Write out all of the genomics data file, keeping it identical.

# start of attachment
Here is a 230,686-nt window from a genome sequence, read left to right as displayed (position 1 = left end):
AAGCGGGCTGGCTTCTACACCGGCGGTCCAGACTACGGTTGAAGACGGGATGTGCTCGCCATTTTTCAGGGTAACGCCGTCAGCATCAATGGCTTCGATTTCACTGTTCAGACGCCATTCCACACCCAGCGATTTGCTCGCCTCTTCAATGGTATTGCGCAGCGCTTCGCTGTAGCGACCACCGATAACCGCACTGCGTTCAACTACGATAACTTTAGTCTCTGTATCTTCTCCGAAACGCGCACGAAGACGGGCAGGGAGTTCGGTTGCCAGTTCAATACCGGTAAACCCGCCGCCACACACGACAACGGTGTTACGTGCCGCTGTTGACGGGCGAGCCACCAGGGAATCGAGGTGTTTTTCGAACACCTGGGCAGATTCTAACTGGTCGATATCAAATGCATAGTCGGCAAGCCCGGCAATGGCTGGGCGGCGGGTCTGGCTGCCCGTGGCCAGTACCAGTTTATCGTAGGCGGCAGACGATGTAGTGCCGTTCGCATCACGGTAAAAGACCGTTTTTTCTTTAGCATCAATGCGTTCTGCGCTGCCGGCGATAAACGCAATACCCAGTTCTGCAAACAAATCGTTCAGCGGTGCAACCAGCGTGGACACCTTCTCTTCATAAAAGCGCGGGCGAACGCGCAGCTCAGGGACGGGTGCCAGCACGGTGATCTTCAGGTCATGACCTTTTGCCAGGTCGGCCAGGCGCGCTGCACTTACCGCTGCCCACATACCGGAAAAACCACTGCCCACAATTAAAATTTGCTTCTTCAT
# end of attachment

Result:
Here is a 230,686-nt window from a genome sequence, read left to right as displayed (position 1 = left end):
AAGCGGGCTGGCTTCTACACCGGCGGTCCAGACTACGGTTGAAGACGGGATGTGCTCGCCATTTTTCAGGGTAACGCCGTCAGCATCAATGGCTTCGATTTCACTGTTCAGACGCCATTCCACACCCAGCGATTTGCTCGCCTCTTCAATGGTATTGCGCAGCGCTTCGCTGTAGCGACCACCGATAACCGCACTGCGTTCAACTACGATAACTTTAGTCTCTGTATCTTCTCCGAAACGCGCACGAAGACGGGCAGGGAGTTCGGTTGCCAGTTCAATACCGGTAAACCCGCCGCCACACACGACAACGGTGTTACGTGCCGCTGTTGACGGGCGAGCCACCAGGGAATCGAGGTGTTTTTCGAACACCTGGGCAGATTCTAACTGGTCGATATCAAATGCATAGTCGGCAAGCCCGGCAATGGCTGGGCGGCGGGTCTGGCTGCCCGTGGCCAGTACCAGTTTATCGTAGGCGGCAGACGATGTAGTGCCGTTCGCATCACGGTAAAAGACCGTTTTTTCTTTAGCATCAATGCGTTCTGCGCTGCCGGCGATAAACGCAATACCCAGTTCTGCAAACAAATCGTTCAGCGGTGCAACCAGCGTGGACACCTTCTCTTCATAAAAGCGCGGGCGAACGCGCAGCTCAGGGACGGGTGCCAGCACGGTGATCTTCAGGTCATGACCTTTTGCCAGGTCGGCCAGGCGCGCTGCACTTACCGCTGCCCACATACCGGAAAAACCACTGCCCACAATTAAAATTTGCTTCTTCAT